Earlier this year, I asked Brenda Drake if she was interested in some technical help for her next pitching contest. Specifically, I told her that PitchWars and PitchMadness might go a lot more smoothly if the submissions were done by form rather than by e-mail. Because you can control a form. You can prevent submitters from claiming multiple age categories or making up genres. It seemed a good idea at the time, and it would make things much easier when it came to crunching the numbers on submissions.
Brenda Drake = Awesome
Fast forward a few months. I was still keen on the idea of a form submission. Brenda and I had looked at some mockups. It seemed like it might work, and almost certainly would avoid the Gmail-induced nightmare that plagued last year’s Pitch Wars.
I’d also managed to land a literary agent of my own. Brenda asked if I’d like to be a mentor, too. I said “Yes!” without even knowing what it entailed, because that’s what you do when Brenda asks you something.
Best. decision. ever.
Pitches Be Crazy
The submission system required a bit more intricacy than I’d realized. The form was rather tedious to assemble (I had to enter every mentor’s name four times) but otherwise was straightforward enough. When submitted, it routed the application to two e-mail addresses, where a series of message-filtering rules would auto-forward to the appropriate mentors based on a message-body search for mentor names. We ran some tests, and it looked like it was working.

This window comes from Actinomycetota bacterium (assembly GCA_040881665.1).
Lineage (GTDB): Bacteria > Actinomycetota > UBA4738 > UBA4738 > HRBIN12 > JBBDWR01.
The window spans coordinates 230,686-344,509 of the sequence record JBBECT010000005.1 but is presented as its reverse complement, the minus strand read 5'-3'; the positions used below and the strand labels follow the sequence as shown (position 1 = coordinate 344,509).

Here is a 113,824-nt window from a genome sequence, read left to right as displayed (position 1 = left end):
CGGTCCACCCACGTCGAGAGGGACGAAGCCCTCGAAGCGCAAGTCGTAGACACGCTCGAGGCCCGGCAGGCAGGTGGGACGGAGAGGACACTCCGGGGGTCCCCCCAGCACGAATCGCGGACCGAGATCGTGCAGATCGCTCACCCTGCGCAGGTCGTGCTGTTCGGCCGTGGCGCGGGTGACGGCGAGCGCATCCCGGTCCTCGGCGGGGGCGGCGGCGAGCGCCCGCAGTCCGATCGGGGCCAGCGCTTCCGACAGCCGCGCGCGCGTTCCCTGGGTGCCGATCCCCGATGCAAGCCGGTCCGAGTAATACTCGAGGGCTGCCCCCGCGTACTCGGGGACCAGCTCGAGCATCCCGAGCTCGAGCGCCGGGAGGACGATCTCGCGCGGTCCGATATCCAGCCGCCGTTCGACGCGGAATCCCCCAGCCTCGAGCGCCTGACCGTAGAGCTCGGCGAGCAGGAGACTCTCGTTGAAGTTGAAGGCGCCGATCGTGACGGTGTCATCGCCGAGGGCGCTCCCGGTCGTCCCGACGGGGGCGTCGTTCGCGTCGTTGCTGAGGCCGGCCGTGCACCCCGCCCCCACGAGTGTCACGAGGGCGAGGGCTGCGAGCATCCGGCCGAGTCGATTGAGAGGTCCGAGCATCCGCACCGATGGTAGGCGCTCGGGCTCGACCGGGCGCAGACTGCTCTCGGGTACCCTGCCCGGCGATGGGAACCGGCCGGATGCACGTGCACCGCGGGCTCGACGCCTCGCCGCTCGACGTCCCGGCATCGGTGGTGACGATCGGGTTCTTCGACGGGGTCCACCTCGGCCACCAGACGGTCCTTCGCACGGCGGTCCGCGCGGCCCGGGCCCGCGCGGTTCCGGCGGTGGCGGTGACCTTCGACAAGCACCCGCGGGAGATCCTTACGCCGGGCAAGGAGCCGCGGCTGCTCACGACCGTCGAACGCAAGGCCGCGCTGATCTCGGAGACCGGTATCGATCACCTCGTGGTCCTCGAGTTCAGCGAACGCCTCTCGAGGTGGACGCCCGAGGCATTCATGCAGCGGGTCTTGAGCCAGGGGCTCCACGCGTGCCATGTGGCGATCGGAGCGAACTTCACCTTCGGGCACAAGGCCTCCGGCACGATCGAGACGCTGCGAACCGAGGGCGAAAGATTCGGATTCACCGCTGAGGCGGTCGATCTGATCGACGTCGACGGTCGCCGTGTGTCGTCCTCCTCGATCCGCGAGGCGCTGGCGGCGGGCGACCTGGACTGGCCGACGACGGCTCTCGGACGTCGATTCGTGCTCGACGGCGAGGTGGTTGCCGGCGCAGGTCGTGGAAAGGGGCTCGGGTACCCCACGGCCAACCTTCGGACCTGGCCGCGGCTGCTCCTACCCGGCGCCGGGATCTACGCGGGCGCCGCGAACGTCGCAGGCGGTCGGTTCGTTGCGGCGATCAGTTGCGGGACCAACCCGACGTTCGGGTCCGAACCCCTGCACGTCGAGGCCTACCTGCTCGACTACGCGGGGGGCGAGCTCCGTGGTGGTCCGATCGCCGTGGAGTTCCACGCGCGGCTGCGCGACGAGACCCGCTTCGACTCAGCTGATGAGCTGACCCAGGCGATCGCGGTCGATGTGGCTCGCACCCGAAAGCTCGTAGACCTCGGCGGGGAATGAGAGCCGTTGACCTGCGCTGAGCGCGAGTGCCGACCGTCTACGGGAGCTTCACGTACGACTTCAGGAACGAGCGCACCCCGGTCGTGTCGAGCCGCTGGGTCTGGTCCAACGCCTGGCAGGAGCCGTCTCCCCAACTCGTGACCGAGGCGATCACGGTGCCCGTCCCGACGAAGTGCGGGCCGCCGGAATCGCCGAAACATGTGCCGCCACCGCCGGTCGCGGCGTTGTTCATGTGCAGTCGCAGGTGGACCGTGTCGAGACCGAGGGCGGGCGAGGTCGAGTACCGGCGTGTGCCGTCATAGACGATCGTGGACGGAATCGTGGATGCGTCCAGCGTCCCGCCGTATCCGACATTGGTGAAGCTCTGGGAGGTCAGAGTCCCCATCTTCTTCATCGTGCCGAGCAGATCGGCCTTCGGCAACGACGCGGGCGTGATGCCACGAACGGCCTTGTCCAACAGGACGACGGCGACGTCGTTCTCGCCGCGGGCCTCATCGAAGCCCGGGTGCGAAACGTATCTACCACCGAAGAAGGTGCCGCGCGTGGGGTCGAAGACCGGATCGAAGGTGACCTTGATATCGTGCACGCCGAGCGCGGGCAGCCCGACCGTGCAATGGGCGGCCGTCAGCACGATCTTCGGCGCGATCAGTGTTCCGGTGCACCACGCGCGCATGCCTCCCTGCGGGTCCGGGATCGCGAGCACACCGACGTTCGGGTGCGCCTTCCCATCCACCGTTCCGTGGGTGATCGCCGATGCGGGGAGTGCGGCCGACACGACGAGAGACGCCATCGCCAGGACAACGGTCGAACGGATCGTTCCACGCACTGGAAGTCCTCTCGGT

Brenda decided to pull the trigger and open the submissions window early. Then the submissions began pouring in. Over 120 came in the first night alone. The submission rerouting system worked fairly well, though Gmail’s powerful search capabilities created an interesting side effect: it searched the query letters and attachments, too. As a result, any submission with a character named Maggie who walked down a hall went to Maggie Hall. Any submissions that mentioned karma and had something brown went to Karma Brown.
Whoops! Luckily, the submissions went to the right mentors as well. Maggie and Karma were good sports about it.
Record Year for PitchWars
According to the 2013 PitchWars statistics compiled by my co-mentor Sarah Nicholas, the contest saw 679 unique entries last year. A day or two before the window closed, I told Brenda (privately) that we’d almost certainly reach 1,000 submissions. When all was said and done, my official tally for #PitchWars 2014 was 1,238 entrants! That’s an increase of 82% over last year.
Competition is Fierce. And Skewed.
The unfortunate news is that, although we have more mentors this year, the competition is still extremely high. Your chances of being getting in (as a mentee or alternate) are 11.8%, assuming all mentors pick different alternates. We’re not required to do that, but we’re trying to. Your chances of becoming a mentee (the top pick) are just 5.9%. That’s pretty tough. Many agents have partial request rates higher than that.
Similar to last year (and most of Brenda’s contests), the young adult category dominates all others. However, the proportion of YA went down slightly (from 51% last year) while adult (25% last year) and middle grade (14% last year) gained. New Adult stayed about the same, representing less than 10% of submissions.
Tip your hat to Brenda Drake, because she brought in mentors for age categories at a distribution that almost exactly mirrored this (45% YA, 23% Adult, 18% MG, 14% NA). If you recall, each applicant picked up to four mentors to consider their submission, and most did so. Thus, each mentor had, on average, about 67 submissions to consider.